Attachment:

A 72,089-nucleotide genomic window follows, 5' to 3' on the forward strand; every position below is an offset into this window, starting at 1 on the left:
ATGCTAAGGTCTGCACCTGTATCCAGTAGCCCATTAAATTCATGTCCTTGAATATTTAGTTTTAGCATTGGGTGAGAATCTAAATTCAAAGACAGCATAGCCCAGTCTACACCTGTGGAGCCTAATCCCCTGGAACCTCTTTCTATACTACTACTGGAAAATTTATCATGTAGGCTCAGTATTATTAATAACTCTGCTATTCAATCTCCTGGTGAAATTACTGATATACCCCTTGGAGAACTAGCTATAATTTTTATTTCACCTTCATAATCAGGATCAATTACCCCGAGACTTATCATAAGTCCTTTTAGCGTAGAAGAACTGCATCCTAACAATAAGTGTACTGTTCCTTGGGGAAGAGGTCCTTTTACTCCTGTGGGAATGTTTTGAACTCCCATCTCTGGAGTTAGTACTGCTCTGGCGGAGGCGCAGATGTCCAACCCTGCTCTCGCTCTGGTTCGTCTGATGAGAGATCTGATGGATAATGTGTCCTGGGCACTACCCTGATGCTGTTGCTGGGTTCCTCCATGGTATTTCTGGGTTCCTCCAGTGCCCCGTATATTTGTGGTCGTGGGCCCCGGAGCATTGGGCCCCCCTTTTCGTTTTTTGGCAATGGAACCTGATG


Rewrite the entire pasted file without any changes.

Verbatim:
A 72,089-nucleotide genomic window follows, 5' to 3' on the forward strand; every position below is an offset into this window, starting at 1 on the left:
ATGCTAAGGTCTGCACCTGTATCCAGTAGCCCATTAAATTCATGTCCTTGAATATTTAGTTTTAGCATTGGGTGAGAATCTAAATTCAAAGACAGCATAGCCCAGTCTACACCTGTGGAGCCTAATCCCCTGGAACCTCTTTCTATACTACTACTGGAAAATTTATCATGTAGGCTCAGTATTATTAATAACTCTGCTATTCAATCTCCTGGTGAAATTACTGATATACCCCTTGGAGAACTAGCTATAATTTTTATTTCACCTTCATAATCAGGATCAATTACCCCGAGACTTATCATAAGTCCTTTTAGCGTAGAAGAACTGCATCCTAACAATAAGTGTACTGTTCCTTGGGGAAGAGGTCCTTTTACTCCTGTGGGAATGTTTTGAACTCCCATCTCTGGAGTTAGTACTGCTCTGGCGGAGGCGCAGATGTCCAACCCTGCTCTCGCTCTGGTTCGTCTGATGAGAGATCTGATGGATAATGTGTCCTGGGCACTACCCTGATGCTGTTGCTGGGTTCCTCCATGGTATTTCTGGGTTCCTCCAGTGCCCCGTATATTTGTGGTCGTGGGCCCCGGAGCATTGGGCCCCCCTTTTCGTTTTTTGGCAATGGAACCTGATG